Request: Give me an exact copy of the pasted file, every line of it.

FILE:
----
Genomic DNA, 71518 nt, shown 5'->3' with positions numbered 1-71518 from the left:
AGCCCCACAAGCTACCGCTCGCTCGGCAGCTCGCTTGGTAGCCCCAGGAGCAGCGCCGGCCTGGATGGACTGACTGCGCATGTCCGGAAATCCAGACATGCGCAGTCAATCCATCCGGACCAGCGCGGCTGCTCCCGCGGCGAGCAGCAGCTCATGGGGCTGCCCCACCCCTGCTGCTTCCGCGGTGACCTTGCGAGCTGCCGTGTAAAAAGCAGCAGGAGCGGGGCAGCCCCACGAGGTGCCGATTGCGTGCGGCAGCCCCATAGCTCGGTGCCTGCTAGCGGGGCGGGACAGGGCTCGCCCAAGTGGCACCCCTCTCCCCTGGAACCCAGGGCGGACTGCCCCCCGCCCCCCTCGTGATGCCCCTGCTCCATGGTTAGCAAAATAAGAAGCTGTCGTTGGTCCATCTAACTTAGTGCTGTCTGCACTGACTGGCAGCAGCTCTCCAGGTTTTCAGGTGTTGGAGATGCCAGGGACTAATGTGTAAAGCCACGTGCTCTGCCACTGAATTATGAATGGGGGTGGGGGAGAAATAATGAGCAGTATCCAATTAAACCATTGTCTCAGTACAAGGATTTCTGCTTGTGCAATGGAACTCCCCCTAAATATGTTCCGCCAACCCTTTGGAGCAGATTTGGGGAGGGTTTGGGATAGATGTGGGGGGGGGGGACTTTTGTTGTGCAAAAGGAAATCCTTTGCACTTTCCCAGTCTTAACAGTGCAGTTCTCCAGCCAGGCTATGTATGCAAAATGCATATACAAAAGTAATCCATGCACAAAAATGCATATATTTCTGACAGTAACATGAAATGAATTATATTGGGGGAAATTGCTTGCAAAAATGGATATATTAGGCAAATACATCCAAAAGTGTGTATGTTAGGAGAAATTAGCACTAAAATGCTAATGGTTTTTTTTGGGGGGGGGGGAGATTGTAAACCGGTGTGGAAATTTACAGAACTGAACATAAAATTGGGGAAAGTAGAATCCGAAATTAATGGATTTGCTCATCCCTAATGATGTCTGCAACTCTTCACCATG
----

Genomic DNA, 71518 nt, shown 5'->3' with positions numbered 1-71518 from the left:
AGCCCCACAAGCTACCGCTCGCTCGGCAGCTCGCTTGGTAGCCCCAGGAGCAGCGCCGGCCTGGATGGACTGACTGCGCATGTCCGGAAATCCAGACATGCGCAGTCAATCCATCCGGACCAGCGCGGCTGCTCCCGCGGCGAGCAGCAGCTCATGGGGCTGCCCCACCCCTGCTGCTTCCGCGGTGACCTTGCGAGCTGCCGTGTAAAAAGCAGCAGGAGCGGGGCAGCCCCACGAGGTGCCGATTGCGTGCGGCAGCCCCATAGCTCGGTGCCTGCTAGCGGGGCGGGACAGGGCTCGCCCAAGTGGCACCCCTCTCCCCTGGAACCCAGGGCGGACTGCCCCCCGCCCCCCTCGTGATGCCCCTGCTCCATGGTTAGCAAAATAAGAAGCTGTCGTTGGTCCATCTAACTTAGTGCTGTCTGCACTGACTGGCAGCAGCTCTCCAGGTTTTCAGGTGTTGGAGATGCCAGGGACTAATGTGTAAAGCCACGTGCTCTGCCACTGAATTATGAATGGGGGTGGGGGAGAAATAATGAGCAGTATCCAATTAAACCATTGTCTCAGTACAAGGATTTCTGCTTGTGCAATGGAACTCCCCCTAAATATGTTCCGCCAACCCTTTGGAGCAGATTTGGGGAGGGTTTGGGATAGATGTGGGGGGGGGGGACTTTTGTTGTGCAAAAGGAAATCCTTTGCACTTTCCCAGTCTTAACAGTGCAGTTCTCCAGCCAGGCTATGTATGCAAAATGCATATACAAAAGTAATCCATGCACAAAAATGCATATATTTCTGACAGTAACATGAAATGAATTATATTGGGGGAAATTGCTTGCAAAAATGGATATATTAGGCAAATACATCCAAAAGTGTGTATGTTAGGAGAAATTAGCACTAAAATGCTAATGGTTTTTTTTGGGGGGGGGGGAGATTGTAAACCGGTGTGGAAATTTACAGAACTGAACATAAAATTGGGGAAAGTAGAATCCGAAATTAATGGATTTGCTCATCCCTAATGATGTCTGCAACTCTTCACCATG